The 10 Suckiest Bands of the '00s

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Okay, guys. Enough with the nostalgia shows already.

We know you've noticed it, the sudden influx of '90s nostalgia bands that have made their way back on tour. Up until this point, it was fine to dig up a few musical memories while listening to an aging band play their radio hits, because the '90s were an awesome time for music, especially alternative rock, and therefore these nostalgia shows are relatively harmless. Cheesy, yes, but harmless nonetheless.

However, at some point during all of this '90s hysteria, no one noticed that there was a change a-comin', and that change is one we'd all be better off without: the '00s. That's right, the '00s. You know, that little decade of time from 2000 to 2010 that basically killed everything that was decent and listenable about mainstream alt-rock? Yeah, that one.

Thanks to the success of these '90s nostalgia tours, '00s alt-rock bands are jumping on that bandwagon and booking tours together as bad-music collectives, and they're resurrecting all that was awful about that period of music in the first place. I don't think I need to remind everyone about how terrible frosted tips on whine-singing dudes were, right?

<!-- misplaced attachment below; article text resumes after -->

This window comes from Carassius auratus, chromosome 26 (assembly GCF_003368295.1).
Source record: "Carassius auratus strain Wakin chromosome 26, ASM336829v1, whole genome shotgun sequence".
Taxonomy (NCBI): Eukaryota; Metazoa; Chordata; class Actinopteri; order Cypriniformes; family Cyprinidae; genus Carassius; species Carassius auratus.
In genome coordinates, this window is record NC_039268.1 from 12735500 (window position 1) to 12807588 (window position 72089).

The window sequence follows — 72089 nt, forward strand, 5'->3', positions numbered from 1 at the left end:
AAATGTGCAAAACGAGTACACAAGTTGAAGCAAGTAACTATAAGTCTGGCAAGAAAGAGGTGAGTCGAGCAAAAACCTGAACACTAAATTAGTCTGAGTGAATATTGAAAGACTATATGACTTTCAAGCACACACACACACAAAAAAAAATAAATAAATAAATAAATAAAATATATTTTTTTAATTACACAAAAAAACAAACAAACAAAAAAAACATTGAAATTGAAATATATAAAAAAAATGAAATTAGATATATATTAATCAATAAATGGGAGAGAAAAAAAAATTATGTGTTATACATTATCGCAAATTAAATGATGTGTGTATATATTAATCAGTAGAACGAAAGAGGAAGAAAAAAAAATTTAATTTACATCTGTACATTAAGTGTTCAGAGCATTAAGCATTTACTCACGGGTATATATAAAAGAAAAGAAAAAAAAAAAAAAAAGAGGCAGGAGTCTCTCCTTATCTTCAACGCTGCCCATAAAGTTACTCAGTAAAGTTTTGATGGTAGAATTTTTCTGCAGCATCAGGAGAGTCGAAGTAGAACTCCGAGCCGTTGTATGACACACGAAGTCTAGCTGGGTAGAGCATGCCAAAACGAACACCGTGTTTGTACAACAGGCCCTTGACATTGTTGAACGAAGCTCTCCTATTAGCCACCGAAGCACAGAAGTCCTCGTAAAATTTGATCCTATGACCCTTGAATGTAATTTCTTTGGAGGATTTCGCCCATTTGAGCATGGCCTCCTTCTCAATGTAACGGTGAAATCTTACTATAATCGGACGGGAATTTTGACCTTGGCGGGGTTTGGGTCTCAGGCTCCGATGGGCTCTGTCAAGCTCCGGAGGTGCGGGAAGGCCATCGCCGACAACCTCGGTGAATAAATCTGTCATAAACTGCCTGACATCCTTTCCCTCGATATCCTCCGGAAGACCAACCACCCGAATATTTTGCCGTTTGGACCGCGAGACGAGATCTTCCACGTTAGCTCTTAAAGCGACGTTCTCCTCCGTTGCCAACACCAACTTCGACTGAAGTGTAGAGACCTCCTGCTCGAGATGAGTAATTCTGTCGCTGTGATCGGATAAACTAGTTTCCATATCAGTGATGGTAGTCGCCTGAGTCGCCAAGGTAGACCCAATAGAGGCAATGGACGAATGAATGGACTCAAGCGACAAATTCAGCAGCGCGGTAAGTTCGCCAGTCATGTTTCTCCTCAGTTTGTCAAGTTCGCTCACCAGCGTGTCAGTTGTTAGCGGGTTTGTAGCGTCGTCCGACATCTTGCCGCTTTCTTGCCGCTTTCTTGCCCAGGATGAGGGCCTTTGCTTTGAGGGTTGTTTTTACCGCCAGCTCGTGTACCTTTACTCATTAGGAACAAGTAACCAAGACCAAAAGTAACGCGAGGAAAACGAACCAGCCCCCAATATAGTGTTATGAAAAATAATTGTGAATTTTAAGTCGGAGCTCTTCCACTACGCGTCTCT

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The 10 Best Rock Bands of the '80s

Categories: Retro Active

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Photo by Daniel Kramer
Chrissie Hynde (center) and the Pretenders at House of Blues Houston in 2009
Whether you lived through them or not, we can all admit that the '80s were a long time ago. Even a kid born on New Year's Eve 1989 could be most of his or her way through medical school by now. And although that decade refuses to go away in all sorts of ways, one concept that does feel like has been lost is the idea of the no-bullshit, straight-ahead rock and roll band. Guys who wore cuban-heeled boots or sneakers onstage, smoked cigarettes and idolized Chuck Berry and Bo Diddley, Lennon & McCartney. There was a lot we didn't know back then.

So strictly because one of our personal '80s-rock favorites, Living Colour, is in town Sunday night, not long ago we thought it would be fun to ask a few of our writers to give us a couple of their favorite rock bands of the Reagan/Bush years. And that's it: rock bands. No metal (including G'N'R), no punk, no alternative, nothing too synthy or New Wave. Just pure rock and roll -- a couple of guitars, bass and drums, maybe a piano or saxophone, and an unflagging desire to conquer the stage every single night.

It wasn't easy. Yes, we see you, Springsteen. You'll live. And forgive us, Huey Lewis and the News. Your name did at least come up.